9:00 a.m. (yes, breakfast took an hour). Put Charlotte down for a nap and hook her feeding pump up. Stay in her room, on the floor to make sure she doesn’t come unplugged. Fall asleep on the floor (sleeping through several phone calls and neglecting other important tasks.)

10:00 a.m. Charlotte’s feed finishes. Get breakfast. Make another batch of baby food. Talk to my friend Julie whose daughter Audrey (8.5 months) also refuses to eat, for different reasons, and who is doing the same battle, though still with the NG tube.

11:00 a.m. Charlotte wakes up. Get her lunch ready.


11:30 a.m. Begin lunch debacle. Charlotte refuses bottle. She lets me feed her peas and rice cereal. She gags on the peas. Finally she vomits back the peas, complete with bile (as there’s no formula in her belly) and a big bit of mucus.
Start over, putting her in the swing. Manage to get 80 ml. in her. While this is a triumph of sorts, the most she’s taken in days, it is a far cry from the nearly complete bottles she was eating in early December. Try not to cry. I swear when I tell Charlotte she’s so pretty she says “pretty” back to me.

12:15 p.m. Hook Charlotte up to machine to complete feed. This time she’s on her play mat so she can wiggle, but we can’y do any of her exercises because that’s a sure vomit-inducer

1:00 p.m. Feed finishes. Cross my fingers that she won’t vomit since I did it in under an hour (we used to do all pump feeds in 20-30 minutes, no matter what the volume. Losing ground there too.)

1:20 pm. Get Charlotte ready to go see Terry, the surgical nurse.

2:00 p.m. Arrive at Children’s Memorial, achieve rockstar parking. Run into Dr. Stewart, one of Charlotte’s surgeons. He’s amazed at how big she is. He reminded me that she was 3.1k when she left the hospital. She’s now over 6.6k, or more than twice her release weight. For the doctors, it’s all about growth. They could care less how she gets her nutrition.
Terry changes Charlotte’s Hollister dressing and we reschedule her button placement for the 2nd time.

2:30 p.m. Put Charlotte in car and pray she’ll stay awake ’til we get home because a) I need to feed her and b) she needs to nap. I’d like to do it in that order.

3:00 p.m. Having lost the awake battle, I wake Charlotte up inadvertently when moving her out of the car seat. Offer her bottle in hope that the drowsy baby will eat. No luck. But I do manage to really wake her up and piss her off, so now I have to wait until she dozes off again before I can plug feed in.

3:20 p.m. Plug feed in. Contemplate whether I can nap or have to do laundry. Choose laundry so I can change Charlotte’s sheets (She urped during morning nap. Yep, I’m letting her nap on a dirty sheet. Not feeling really good about that.)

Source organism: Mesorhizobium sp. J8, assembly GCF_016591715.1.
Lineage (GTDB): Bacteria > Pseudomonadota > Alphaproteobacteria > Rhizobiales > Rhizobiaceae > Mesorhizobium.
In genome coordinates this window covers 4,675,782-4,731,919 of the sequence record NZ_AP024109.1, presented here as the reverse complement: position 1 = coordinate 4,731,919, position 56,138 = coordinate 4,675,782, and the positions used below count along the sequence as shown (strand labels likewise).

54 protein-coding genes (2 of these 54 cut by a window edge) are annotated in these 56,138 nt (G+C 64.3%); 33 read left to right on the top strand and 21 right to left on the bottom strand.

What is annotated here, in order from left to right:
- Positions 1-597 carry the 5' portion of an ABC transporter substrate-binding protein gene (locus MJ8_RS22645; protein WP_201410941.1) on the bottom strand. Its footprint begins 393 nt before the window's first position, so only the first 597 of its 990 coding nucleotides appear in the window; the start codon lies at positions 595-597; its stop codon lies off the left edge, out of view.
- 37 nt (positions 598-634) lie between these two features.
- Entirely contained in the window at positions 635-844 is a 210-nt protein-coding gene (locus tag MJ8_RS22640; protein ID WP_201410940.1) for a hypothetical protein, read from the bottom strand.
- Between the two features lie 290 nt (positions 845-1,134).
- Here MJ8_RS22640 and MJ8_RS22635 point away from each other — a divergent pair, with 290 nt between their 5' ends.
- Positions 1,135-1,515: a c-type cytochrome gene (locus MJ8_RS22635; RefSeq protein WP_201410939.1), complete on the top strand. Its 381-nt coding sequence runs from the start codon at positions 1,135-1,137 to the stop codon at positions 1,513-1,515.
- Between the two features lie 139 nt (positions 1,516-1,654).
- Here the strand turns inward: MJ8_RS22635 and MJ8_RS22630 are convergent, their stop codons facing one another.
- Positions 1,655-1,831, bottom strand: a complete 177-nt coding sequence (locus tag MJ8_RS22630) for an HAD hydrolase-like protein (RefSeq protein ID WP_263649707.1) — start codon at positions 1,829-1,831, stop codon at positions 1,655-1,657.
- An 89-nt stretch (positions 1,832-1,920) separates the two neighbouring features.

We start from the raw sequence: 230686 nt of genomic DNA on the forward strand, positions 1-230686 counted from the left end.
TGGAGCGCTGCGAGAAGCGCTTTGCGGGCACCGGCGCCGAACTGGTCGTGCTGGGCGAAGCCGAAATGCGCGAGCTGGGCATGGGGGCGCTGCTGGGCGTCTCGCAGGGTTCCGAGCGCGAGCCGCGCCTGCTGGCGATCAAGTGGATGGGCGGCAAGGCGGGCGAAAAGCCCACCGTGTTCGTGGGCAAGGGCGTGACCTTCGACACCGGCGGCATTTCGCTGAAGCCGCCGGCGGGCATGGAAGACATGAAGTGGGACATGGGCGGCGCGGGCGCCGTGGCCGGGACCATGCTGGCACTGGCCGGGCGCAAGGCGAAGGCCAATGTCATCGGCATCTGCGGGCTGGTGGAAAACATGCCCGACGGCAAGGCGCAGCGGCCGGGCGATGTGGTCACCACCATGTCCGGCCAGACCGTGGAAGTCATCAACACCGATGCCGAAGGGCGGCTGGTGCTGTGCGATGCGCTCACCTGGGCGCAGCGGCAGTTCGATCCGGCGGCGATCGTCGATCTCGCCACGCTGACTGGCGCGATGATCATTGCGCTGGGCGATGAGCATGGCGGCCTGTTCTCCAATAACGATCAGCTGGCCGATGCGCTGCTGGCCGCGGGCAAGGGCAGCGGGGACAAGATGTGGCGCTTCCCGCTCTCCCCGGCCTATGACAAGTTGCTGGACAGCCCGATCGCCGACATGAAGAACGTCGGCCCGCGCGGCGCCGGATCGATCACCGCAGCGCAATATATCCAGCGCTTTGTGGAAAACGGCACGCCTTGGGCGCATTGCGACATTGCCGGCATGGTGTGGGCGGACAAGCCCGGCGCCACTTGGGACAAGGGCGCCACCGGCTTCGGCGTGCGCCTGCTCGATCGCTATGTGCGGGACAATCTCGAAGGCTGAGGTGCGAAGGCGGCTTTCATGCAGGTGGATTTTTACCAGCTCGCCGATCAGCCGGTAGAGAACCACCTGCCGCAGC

3:40 Talk to Philippe in Belgium until feed finishes. Race upstairs to shut off pump and flush line without waking baby.


4:00- 5:00 p.m. Do some filing. Make phone calls (i.e. leave messages)about insurance issues with Charlotte’s Early Intervention case manager, the nice lady at Empire BCBS who actually helps us get things done, and OptionCare (special feeding supply company) case manager.

5:00 p.m Contemplate closing my eyes until Charlotte wakes from her excellent afternoon nap.

5:45 p.m. Open my eyes. Charlotte is still asleep?! Deal with laundry. Serve Charlotte her p.m. meds. Load dishwasher. Contemplate what’s for my dinner (leftovers not looking appealing tonight; ordered in last night; want pizza or something gooey).

6:15 p.m. Charlotte still asleep, but may be waking up. That would be about a 3 hour afternoon nap. That would be perfect if it had started at 2 p.m. Bedtime is usually 6:30, so we’ll be all messed up tonight. But, on the upside, if I can get a bottle into her now, I can do the last feed at 9:30, 10ish. Nice.

7:00 p.m. I have lost the dinner battle. In fact, I’ve been beaten, in every sense of the word. For the second time today, Charlotte has taken only 10ml (of 180ml). Sobbing, I set up the pump. Note: Charlotte should be going to bed right now. However, if I put her to bed, I can’t safely start the pump until she falls asleep. So, I’m keeping her up to pump her, at least for part of it. She doesn’t mind now, but I’m sure that the lost sleep doesn’t help the feeding situation. As soon as the dryer stops I’ll change her into pajamas so she’s ready for bed.


8:00 p.m. Charlotte has been put to bed. The sheet has not been changed because I’m simply drained. I feel like a lousy parent for putting my child to bed, twice today, on a dirty sheet, but I just can’t do any more.
I’ve decided that she’ll forgo her last feeding tonight so I can go to sleep at a regular hour.
I’ve also decided to skip dinner. Just can’t muster the energy to deal with it.

8:15 p.m. Charlotte fell right to sleep. I’m nuking a potato, spinach and slicing leftover steak. If Philippe reads the blog and knows I skipped dinner, he’ll be upset. So I’m eating.

9:15 p.m. Proofread blog. Upload pictures. Contemplate dessert vs. going to bed right now. Philippe has trained me, so dessert will win. Watching junky t.v. even though I rented 2 movies I really want to see. I know I won’t be able to concentrate on them.

To be continued…